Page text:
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Opening hours of general practices in England

A letter published in the BMJ discusses the question: should general practices open for longer?’  The recent proposal for GPs in England to see patients from 8 am to 8 pm, seven days a week [2] tells us little about how much longer the hours in which GPs provide consultations would become. We therefore analysed data, obtained from NHS Choices [3] on 1st October 2013, on the ‘surgery’ (as opposed to ‘reception’) opening hours for 8,973 general practices in England.

Surgery opening hours currently total 341,857 hours per week; the median value is 40 hours per week. The median for opening hours outside of core hours (8 am to 6.30 pm, Monday to Friday) is 1.25 per week.

If the Government’s proposal was implemented nationally in each general practice, surgery opening hours would total 753,732 hours per week (a 120% increase). Each practice would provide consultations during 84 opening hours (a 110% increase over the current median), and 31.5 hours outside of core times (as defined above; a 2,420% increase), per week. Only 70 practices (0.8%) are open for 84 or more surgery hours per week currently; 83% of practices are not open at all at the weekend.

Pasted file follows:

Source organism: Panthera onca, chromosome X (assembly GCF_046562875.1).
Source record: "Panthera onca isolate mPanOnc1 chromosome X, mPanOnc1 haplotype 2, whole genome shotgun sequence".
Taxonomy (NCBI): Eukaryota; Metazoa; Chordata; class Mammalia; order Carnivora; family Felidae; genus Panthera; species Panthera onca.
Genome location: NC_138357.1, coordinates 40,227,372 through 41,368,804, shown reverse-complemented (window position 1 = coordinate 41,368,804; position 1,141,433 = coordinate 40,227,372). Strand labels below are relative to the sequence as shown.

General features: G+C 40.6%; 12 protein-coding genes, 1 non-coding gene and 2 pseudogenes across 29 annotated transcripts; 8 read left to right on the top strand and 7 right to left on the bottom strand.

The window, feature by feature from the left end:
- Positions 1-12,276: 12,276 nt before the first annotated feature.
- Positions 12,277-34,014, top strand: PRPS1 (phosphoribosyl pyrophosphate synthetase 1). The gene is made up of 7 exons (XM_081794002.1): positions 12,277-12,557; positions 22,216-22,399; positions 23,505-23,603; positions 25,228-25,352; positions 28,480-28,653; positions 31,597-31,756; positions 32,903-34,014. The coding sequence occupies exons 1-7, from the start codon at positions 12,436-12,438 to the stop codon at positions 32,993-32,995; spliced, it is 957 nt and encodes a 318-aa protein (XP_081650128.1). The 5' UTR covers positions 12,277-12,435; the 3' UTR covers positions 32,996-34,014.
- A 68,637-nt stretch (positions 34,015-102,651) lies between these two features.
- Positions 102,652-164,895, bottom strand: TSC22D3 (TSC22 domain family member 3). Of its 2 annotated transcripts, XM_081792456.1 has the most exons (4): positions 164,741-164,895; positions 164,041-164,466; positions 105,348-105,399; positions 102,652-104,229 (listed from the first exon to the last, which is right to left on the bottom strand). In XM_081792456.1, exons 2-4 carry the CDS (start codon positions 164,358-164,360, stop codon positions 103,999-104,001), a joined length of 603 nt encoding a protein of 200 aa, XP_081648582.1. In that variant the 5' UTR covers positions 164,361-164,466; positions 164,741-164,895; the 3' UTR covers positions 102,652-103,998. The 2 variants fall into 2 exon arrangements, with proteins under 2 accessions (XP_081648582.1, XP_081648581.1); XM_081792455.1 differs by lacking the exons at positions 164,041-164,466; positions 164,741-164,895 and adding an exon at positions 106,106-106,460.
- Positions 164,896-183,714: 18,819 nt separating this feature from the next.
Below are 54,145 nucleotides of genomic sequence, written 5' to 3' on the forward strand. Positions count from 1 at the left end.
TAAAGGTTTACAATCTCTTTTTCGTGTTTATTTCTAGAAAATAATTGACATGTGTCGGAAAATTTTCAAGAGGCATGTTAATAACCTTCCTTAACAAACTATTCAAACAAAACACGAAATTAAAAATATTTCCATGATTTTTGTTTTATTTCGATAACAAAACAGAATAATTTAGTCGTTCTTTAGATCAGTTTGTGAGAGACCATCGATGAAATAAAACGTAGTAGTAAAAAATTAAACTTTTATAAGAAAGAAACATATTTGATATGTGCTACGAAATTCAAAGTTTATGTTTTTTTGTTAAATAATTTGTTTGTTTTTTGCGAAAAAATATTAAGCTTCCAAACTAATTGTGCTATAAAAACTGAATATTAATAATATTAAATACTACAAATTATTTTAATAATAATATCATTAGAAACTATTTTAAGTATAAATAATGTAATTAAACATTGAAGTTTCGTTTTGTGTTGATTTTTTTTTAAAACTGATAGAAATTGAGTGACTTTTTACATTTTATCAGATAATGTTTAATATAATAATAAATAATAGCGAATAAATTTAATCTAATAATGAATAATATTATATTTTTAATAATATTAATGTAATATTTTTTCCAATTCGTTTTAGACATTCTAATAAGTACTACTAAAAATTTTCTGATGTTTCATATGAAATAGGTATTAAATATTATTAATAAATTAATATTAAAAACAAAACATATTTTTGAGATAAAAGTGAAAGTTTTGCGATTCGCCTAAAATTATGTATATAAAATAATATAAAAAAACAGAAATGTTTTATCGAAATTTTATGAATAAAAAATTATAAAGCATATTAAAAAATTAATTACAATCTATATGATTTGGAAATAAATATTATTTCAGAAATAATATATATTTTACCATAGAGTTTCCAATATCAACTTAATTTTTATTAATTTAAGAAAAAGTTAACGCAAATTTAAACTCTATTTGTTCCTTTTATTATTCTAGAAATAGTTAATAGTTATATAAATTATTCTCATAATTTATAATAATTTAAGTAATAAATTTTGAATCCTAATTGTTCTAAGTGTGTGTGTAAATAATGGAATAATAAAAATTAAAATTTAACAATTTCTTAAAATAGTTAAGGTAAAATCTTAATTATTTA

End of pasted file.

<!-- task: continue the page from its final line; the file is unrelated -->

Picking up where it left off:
The results help to estimate the scale of the proposed intervention if implemented nationally and suggest significant financial and staffing implications. However, surgery opening hours may be a less informative measure than the number of hours of consultation provided per week (as, for example, two GPs could provide two hours of consultation within one opening hour). Does the Government intend to increase the number of consultation hours per week, in addition to extending surgery opening hours?

In the GP Patient Survey 2012-13, [4] 89% of respondents (Q12; n=907,732) indicated being able to get an appointment to see or speak to a GP or nurse on their last attempt, and 92% of this group reported the appointment as convenient. Additional consultation hours could help to meet the remaining, unmet demand; though this will not necessarily reduce the occurrence of A&E attendances, and the possibility of supply induced demand is also present.

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